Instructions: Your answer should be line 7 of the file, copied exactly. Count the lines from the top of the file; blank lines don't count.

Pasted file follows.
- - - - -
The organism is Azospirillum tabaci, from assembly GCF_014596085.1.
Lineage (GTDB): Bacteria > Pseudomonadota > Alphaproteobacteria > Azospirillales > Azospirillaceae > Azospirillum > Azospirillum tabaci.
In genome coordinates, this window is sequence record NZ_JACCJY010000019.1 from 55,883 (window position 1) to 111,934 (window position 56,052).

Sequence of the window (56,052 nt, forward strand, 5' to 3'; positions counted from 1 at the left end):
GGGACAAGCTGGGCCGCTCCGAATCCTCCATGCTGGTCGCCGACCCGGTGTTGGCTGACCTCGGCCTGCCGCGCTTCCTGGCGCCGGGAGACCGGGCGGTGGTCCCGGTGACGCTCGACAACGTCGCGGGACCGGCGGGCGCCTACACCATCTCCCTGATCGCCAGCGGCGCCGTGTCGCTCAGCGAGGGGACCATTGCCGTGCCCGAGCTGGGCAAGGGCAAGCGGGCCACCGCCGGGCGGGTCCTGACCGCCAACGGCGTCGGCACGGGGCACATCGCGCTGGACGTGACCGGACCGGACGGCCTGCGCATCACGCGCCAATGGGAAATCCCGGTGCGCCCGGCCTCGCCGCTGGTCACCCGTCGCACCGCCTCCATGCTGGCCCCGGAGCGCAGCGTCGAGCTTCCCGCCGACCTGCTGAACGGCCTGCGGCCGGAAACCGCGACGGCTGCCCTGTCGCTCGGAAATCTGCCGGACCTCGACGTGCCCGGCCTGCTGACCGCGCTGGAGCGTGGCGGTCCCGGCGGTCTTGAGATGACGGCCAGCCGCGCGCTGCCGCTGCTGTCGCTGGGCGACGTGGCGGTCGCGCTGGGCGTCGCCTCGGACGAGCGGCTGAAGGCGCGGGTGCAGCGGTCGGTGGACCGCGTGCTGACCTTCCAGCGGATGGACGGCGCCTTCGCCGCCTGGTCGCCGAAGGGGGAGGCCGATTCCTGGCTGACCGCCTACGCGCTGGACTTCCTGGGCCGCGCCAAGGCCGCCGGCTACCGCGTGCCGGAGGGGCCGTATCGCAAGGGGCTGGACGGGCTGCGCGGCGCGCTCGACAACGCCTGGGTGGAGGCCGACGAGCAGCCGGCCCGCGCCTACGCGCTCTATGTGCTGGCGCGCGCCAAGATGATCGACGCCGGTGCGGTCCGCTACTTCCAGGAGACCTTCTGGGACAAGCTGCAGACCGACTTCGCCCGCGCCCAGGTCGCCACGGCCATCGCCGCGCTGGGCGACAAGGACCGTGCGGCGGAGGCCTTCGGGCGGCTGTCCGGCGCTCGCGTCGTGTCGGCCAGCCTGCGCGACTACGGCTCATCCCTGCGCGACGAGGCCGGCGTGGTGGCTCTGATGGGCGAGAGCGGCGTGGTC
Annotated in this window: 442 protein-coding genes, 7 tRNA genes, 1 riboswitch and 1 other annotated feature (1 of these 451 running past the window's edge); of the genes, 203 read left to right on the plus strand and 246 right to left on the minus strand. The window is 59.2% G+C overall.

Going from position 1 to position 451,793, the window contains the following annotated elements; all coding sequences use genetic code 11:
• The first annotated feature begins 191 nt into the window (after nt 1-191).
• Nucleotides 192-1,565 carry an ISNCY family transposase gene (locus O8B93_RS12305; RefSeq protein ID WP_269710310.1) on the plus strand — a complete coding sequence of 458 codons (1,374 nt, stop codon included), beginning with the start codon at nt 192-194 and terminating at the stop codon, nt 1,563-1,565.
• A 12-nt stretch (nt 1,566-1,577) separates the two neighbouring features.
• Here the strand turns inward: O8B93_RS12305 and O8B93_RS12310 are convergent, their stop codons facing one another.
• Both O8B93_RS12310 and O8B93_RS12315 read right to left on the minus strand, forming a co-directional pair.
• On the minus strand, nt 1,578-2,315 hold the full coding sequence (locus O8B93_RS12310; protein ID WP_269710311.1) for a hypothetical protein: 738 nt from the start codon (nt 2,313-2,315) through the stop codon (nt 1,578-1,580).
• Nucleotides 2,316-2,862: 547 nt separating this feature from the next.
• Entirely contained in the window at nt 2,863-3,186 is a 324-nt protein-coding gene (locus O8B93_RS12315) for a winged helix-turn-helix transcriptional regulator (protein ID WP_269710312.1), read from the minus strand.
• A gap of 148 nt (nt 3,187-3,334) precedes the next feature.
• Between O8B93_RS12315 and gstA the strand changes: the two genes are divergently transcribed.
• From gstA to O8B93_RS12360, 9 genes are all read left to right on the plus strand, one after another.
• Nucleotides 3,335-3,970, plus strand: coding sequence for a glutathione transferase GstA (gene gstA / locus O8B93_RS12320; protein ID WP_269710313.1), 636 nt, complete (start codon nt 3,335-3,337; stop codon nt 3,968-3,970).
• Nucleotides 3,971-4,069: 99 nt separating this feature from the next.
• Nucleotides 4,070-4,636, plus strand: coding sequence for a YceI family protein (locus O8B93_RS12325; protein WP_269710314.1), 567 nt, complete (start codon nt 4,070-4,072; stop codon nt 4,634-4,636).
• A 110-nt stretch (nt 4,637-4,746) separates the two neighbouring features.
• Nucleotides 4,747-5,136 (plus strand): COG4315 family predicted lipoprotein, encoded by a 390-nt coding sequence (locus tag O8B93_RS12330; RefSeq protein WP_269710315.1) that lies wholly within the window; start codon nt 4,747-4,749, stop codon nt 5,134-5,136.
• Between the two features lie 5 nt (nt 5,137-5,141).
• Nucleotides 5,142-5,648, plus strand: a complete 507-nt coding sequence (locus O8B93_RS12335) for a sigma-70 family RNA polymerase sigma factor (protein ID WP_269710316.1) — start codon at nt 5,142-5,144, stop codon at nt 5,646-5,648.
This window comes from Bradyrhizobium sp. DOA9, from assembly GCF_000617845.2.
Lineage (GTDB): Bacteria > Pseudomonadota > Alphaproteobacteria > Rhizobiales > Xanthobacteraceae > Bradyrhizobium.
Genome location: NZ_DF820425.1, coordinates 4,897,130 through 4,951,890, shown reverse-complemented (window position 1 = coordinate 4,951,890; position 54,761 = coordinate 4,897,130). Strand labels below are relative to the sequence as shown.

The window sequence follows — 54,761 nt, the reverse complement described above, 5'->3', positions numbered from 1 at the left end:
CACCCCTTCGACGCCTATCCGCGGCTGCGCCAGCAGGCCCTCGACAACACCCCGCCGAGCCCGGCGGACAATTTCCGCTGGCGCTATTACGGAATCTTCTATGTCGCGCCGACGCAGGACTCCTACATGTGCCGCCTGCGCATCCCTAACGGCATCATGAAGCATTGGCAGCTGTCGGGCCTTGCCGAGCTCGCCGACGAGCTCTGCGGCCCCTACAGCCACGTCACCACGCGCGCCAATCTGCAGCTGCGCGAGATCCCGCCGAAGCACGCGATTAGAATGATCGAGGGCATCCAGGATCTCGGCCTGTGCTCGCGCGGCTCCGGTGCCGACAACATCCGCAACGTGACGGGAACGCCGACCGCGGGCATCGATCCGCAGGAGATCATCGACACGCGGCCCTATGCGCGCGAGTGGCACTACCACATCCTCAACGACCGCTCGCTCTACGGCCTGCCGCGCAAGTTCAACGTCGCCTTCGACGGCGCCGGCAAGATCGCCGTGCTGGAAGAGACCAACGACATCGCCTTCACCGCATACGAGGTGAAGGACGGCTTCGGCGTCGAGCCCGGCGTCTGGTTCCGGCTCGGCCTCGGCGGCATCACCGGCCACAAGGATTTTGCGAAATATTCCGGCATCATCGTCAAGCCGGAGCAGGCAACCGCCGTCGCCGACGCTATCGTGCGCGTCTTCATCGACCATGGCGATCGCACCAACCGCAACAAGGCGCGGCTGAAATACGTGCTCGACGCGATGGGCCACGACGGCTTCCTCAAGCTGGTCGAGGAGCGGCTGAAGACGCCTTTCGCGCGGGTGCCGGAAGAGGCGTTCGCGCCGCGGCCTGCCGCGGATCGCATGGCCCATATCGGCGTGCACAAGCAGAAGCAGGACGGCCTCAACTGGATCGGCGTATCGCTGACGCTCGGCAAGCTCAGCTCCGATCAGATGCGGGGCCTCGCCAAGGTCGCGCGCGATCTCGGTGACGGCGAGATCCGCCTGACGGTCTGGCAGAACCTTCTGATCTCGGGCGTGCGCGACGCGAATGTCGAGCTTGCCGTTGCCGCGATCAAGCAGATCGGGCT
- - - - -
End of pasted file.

Going from position 1 to position 451,793, the window contains the following annotated elements; all coding sequences use genetic code 11: